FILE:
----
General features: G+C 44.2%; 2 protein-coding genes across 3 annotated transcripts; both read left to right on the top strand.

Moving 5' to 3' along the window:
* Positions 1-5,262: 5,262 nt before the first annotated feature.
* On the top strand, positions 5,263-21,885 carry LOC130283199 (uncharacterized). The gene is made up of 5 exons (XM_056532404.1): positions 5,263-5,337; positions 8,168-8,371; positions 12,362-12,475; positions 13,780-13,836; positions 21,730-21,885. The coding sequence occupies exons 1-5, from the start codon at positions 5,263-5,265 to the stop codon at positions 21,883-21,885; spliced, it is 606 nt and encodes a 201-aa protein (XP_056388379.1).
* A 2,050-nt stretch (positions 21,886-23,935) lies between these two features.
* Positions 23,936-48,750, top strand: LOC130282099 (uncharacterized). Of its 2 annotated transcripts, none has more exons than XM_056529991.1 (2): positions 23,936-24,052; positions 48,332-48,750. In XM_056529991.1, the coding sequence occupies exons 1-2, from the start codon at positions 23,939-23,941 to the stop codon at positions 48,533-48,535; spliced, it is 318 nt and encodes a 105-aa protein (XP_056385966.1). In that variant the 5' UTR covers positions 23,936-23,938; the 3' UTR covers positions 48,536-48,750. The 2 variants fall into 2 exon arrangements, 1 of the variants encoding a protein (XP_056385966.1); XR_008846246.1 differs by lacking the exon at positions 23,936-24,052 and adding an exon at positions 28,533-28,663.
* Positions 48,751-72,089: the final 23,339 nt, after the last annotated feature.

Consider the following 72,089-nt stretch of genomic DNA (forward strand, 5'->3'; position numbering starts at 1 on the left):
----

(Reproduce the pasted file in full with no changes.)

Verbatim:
General features: G+C 44.2%; 2 protein-coding genes across 3 annotated transcripts; both read left to right on the top strand.

Moving 5' to 3' along the window:
* Positions 1-5,262: 5,262 nt before the first annotated feature.
* On the top strand, positions 5,263-21,885 carry LOC130283199 (uncharacterized). The gene is made up of 5 exons (XM_056532404.1): positions 5,263-5,337; positions 8,168-8,371; positions 12,362-12,475; positions 13,780-13,836; positions 21,730-21,885. The coding sequence occupies exons 1-5, from the start codon at positions 5,263-5,265 to the stop codon at positions 21,883-21,885; spliced, it is 606 nt and encodes a 201-aa protein (XP_056388379.1).
* A 2,050-nt stretch (positions 21,886-23,935) lies between these two features.
* Positions 23,936-48,750, top strand: LOC130282099 (uncharacterized). Of its 2 annotated transcripts, none has more exons than XM_056529991.1 (2): positions 23,936-24,052; positions 48,332-48,750. In XM_056529991.1, the coding sequence occupies exons 1-2, from the start codon at positions 23,939-23,941 to the stop codon at positions 48,533-48,535; spliced, it is 318 nt and encodes a 105-aa protein (XP_056385966.1). In that variant the 5' UTR covers positions 23,936-23,938; the 3' UTR covers positions 48,536-48,750. The 2 variants fall into 2 exon arrangements, 1 of the variants encoding a protein (XP_056385966.1); XR_008846246.1 differs by lacking the exon at positions 23,936-24,052 and adding an exon at positions 28,533-28,663.
* Positions 48,751-72,089: the final 23,339 nt, after the last annotated feature.

Consider the following 72,089-nt stretch of genomic DNA (forward strand, 5'->3'; position numbering starts at 1 on the left):